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USA TODAY

Bulls Talk Podcast: Will Kris Dunn build off career night?

On this edition of the Bulls Talk podcast, Mark Schanowski, Kendall Gill, and Kevin Anderson react to a breakout game from Kris Dunn against the Hornets Friday night. They’ll discuss his development and how it impacts rookie Lauri Markkanen. Plus just how long will both the Wolves and Bulls be judged on the Jimmy Butler trade? Is Dwight Howard a hall of famer? And a new era in Philly with Simmons and Embiid. That and more on this edition of the Bulls Talk podcast.

Observations from Bulls-Hornets: Kris Dunn, a sigh of relief and hack-a-who?

Observations from Bulls-Hornets: Kris Dunn, a sigh of relief and hack-a-who?

Kris Dunn did it: You can’t play that position without an edge, without some form of “basketball killer” in you. Kris Dunn showed at the very least, he has that in his DNA in his best game as a Bull with a career-high 22 points, seven assists and five rebounds.

Leave it to Bulls coach Fred Hoiberg to point out a forgotten stat: one turnover in 26 minutes.

“That’s the biggest thing I’m proud of,” Dunn said. “Everyone knows I’ve had a lot of careless turnovers in the season. It’s one thing I’ll take credit for.”

Dunn scored 13 with six assists in the fourth quarter alone as the Bulls outscored the Hornets 40-28 for the comeback victory. More than anything, it was his competitive spirit and aggressiveness that stood out. Kemba Walker stood across the way and gave Dunn—and the Bulls—every bit of 47 points.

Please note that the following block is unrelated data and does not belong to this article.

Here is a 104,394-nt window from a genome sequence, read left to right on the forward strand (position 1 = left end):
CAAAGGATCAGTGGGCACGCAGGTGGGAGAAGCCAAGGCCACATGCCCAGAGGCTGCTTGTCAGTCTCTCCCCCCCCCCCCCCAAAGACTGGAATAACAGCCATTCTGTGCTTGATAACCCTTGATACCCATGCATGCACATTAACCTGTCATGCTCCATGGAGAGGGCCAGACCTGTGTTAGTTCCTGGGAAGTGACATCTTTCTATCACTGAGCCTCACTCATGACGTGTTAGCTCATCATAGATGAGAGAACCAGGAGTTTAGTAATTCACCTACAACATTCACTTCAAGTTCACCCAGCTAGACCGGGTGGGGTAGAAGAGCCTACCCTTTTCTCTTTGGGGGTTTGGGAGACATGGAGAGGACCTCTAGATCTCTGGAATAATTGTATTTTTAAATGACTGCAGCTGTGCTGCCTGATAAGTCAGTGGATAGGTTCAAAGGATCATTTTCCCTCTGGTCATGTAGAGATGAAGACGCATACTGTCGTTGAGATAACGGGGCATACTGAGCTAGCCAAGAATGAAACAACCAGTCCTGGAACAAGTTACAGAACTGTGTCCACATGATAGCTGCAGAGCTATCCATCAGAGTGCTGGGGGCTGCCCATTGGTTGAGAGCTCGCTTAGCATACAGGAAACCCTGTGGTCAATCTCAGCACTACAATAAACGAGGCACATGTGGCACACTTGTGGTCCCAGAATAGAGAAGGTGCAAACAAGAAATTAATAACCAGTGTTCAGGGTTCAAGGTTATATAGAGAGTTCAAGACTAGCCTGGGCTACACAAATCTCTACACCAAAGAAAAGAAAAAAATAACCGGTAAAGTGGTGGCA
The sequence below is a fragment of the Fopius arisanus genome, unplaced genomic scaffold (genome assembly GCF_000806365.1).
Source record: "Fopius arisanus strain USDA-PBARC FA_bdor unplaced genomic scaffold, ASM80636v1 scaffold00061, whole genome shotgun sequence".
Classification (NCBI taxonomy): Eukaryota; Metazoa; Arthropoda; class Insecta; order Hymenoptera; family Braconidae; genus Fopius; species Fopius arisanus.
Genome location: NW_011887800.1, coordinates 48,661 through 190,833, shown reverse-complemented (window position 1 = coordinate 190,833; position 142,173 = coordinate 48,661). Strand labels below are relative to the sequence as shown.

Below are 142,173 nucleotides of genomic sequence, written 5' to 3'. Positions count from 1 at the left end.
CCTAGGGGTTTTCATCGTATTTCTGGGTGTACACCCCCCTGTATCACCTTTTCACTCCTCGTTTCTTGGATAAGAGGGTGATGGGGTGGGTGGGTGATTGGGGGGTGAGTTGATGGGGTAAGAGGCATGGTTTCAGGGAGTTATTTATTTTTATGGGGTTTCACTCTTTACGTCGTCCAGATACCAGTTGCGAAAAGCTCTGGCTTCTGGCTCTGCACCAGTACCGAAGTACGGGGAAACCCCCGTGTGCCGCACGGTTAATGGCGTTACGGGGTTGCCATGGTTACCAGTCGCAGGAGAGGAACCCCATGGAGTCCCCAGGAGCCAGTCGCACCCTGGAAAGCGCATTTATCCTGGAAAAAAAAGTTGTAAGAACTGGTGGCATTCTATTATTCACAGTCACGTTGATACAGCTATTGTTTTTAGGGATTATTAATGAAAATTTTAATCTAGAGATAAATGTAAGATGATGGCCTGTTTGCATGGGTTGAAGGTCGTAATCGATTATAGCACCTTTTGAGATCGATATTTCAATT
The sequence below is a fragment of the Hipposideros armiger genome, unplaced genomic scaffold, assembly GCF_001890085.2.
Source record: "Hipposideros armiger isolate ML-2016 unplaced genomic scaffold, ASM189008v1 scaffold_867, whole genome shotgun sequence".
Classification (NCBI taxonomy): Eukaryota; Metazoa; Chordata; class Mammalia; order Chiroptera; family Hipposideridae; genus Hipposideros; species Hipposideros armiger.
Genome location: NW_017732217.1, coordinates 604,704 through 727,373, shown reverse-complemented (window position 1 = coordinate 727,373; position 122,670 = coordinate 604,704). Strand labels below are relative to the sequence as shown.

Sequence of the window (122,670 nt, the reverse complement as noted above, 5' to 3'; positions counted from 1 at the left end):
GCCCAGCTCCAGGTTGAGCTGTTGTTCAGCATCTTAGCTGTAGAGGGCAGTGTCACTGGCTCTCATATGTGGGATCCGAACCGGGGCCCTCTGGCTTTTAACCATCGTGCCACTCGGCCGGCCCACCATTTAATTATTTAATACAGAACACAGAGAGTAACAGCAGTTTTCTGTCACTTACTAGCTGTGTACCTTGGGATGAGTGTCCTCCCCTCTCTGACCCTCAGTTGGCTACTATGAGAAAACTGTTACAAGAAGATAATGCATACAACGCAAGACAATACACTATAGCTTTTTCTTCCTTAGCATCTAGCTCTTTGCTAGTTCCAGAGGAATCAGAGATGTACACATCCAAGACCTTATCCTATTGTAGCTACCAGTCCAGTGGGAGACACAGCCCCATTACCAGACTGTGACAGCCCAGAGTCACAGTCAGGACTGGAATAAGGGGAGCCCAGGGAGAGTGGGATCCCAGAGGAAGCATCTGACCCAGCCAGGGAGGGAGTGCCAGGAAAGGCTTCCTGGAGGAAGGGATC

“He tested my conditioning, for sure,” Dunn admitted. “He’s a great player. He’s been in the league for so long. It was good to go out there and compete with him.”

It could’ve went a different way had Walker not been bothered by Lauri Markkanen’s challenge at the rim, blowing a layup that would’ve given the Hornets the lead back with seconds remaining but he missed it and the narrative changed at least for a night.

And when teams are talking about learning experiences, it’s good to have them in a win every now and again. Markkanen’s challenge at the rim followed by his closing free throws right after, along with a quietly effective 16 points and seven rebounds, proved huge on this night.

Dunn finally having a confidence booster was imperative.

Dunn scored but it wasn’t an easy 20 or a smooth 20. It was an attacking 20, a necessary 20. He did hit some elbow jumpers, especially in the fourth as the defense laid off him.

But his biggest basket was a slithering drive to the rim for a layup with 2:24 left, because he attacked and was under control.

“That’s huge growth for Kris,” Hoiberg said. “He made the right play darn near every time he had the ball in his hands. Rose up with confidence, knocked down huge shots. Defensively got them going, got steals.”

What a relief: Nobody wanted to say it, but it bore out on the floor, the sheer desperation the Bulls played with.

Coming in with a five-game losing streak and headed out west to for four games in the next week, they were staring in the face of a possible double-digit losing streak to end November.